While Kennedy is now remembered as a strong president that protected the United States through one of its most challenging events, the later fiasco that became known as the Cuban Missiles Crisis, in April 1961 he had barely been on the job for two months. It is not well-known in the popular memory of American history, but Kennedy was the preferred candidate by the Soviet Union. This is because Khrushchev saw the young president as inexperienced and easily manipulated. The New York Times article "Setback" from April 23, 1961, demonstrates this. In the article, the author discusses how the Soviet Union attempted to use the failed invasion to coral the United States into giving up their efforts in Laos.(18) This is an interesting point of contention between the two nations, as it shows not just that this phase of the Vietnam War had started earlier than is commonly understood, but it also shows that the Soviet Union willingness to exploit any, and all chinks in the United States armor that they could find. In this, the Soviet Union would become Cuba’s greatest benefactor for the majority of the Cold War.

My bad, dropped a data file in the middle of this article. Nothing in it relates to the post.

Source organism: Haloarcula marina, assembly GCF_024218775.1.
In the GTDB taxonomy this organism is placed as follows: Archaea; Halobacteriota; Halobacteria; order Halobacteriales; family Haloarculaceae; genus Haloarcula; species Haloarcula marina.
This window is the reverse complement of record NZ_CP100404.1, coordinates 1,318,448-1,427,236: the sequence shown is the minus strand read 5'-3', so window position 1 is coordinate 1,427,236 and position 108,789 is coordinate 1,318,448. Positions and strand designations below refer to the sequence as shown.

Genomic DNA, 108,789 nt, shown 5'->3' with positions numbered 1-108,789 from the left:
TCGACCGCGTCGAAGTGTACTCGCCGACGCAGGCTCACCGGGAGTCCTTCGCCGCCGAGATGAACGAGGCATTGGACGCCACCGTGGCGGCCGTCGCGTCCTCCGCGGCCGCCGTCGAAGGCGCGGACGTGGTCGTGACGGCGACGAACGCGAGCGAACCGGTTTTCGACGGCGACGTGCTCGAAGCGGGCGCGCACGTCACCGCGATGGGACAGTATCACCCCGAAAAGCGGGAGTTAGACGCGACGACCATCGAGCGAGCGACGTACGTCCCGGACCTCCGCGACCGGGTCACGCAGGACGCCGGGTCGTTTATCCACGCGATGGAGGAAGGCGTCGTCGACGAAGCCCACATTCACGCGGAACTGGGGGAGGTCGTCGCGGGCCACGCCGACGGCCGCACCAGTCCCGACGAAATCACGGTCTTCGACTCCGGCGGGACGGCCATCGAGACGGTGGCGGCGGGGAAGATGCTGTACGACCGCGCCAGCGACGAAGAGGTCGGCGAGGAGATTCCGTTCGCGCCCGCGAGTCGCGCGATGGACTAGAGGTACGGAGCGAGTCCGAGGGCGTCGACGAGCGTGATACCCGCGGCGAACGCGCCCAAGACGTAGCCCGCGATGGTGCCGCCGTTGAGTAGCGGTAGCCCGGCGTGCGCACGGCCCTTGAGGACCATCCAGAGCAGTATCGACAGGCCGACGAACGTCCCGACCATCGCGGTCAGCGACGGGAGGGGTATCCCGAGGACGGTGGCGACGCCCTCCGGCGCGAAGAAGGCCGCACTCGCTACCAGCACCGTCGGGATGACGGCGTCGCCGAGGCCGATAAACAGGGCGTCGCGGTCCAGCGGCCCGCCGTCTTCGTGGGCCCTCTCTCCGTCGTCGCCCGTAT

The Soviet-Cuban relationship was well suited to the goals of the Soviet Union. This was due to the Warsaw Pact nation needing a way to counteract United States advances in Europe. And in this, the repercussions of the Bay of Pigs would provide them a way into the Americas that they did not have before, for while the coup against Arbenz and the Bay of Pigs invasion began as operations intended on pushing out perceived Soviet influence, they both brought one the United States’ closest southern neighbors closer to their primary enemy at the time. This led the Soviet Union to deliver surface-to-air missiles and nuclear-capable missiles to Cuba. This was in response to the United States having recently placed Jupiter nuclear missiles in Italy and Turkey. While the United States was able to make the Soviets take the nuclear missiles out of Cuba, the incident also led to the downing of a U-2 spy plane. This further eroded the prestige of the United States on the world stage, which in turn fueled the resentment that led to Operation Mongoose.